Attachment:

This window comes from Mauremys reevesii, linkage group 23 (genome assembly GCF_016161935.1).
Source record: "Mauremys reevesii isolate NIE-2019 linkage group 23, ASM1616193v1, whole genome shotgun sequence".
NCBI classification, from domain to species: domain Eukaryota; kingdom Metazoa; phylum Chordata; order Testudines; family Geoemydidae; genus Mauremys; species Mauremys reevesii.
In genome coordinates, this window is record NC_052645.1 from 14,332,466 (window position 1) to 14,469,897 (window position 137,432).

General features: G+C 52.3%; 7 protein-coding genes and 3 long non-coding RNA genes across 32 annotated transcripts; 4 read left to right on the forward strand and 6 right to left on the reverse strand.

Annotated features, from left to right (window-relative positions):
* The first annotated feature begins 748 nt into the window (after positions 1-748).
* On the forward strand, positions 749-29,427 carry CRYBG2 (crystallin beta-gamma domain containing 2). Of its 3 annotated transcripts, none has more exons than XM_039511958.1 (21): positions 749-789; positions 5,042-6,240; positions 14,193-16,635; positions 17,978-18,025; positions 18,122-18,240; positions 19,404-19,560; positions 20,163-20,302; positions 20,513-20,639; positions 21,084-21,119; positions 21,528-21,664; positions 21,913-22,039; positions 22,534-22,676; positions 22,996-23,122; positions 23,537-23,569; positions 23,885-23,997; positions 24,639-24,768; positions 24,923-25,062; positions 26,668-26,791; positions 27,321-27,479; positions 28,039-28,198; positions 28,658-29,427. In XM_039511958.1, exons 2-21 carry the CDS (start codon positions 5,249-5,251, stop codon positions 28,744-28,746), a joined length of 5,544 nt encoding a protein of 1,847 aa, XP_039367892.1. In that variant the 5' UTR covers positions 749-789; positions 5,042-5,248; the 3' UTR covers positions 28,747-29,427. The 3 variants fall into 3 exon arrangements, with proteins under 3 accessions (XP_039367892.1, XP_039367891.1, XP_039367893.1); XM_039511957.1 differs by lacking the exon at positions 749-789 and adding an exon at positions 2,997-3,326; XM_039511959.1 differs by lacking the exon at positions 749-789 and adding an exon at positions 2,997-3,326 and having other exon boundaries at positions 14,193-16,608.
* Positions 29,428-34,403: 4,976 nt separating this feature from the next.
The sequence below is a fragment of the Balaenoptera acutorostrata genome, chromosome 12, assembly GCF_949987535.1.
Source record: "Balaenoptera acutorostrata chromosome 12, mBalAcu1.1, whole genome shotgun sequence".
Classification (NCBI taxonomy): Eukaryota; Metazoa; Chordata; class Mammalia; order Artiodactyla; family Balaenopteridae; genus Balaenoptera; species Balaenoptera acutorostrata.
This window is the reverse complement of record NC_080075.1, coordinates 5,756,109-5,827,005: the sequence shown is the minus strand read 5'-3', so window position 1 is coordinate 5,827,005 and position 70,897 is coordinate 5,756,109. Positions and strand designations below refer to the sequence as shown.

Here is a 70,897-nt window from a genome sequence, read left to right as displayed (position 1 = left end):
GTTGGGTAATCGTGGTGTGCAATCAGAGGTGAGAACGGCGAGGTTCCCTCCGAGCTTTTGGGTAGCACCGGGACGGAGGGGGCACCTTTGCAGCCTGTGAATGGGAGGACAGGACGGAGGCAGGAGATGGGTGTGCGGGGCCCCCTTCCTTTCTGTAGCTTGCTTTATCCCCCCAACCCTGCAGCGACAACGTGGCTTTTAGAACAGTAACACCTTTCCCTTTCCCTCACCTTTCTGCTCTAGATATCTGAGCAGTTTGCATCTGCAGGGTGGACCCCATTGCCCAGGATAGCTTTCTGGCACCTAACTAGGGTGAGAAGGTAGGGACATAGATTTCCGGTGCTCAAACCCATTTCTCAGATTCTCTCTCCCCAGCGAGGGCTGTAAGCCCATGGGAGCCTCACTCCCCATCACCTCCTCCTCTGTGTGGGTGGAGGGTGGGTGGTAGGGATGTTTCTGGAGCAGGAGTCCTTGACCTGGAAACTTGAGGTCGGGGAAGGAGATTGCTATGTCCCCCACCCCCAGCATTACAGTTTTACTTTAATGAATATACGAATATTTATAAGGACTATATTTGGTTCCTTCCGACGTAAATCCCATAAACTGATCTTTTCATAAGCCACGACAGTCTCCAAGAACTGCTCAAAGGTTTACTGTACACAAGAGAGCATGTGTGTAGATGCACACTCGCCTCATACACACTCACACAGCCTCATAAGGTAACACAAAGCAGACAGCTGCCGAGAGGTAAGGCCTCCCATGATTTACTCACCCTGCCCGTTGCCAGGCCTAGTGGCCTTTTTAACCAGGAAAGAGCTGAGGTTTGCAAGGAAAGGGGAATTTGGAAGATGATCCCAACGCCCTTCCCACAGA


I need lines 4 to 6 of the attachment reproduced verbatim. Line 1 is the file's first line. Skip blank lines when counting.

In genome coordinates, this window is record NC_052645.1 from 14,332,466 (window position 1) to 14,469,897 (window position 137,432).

General features: G+C 52.3%; 7 protein-coding genes and 3 long non-coding RNA genes across 32 annotated transcripts; 4 read left to right on the forward strand and 6 right to left on the reverse strand.

Annotated features, from left to right (window-relative positions):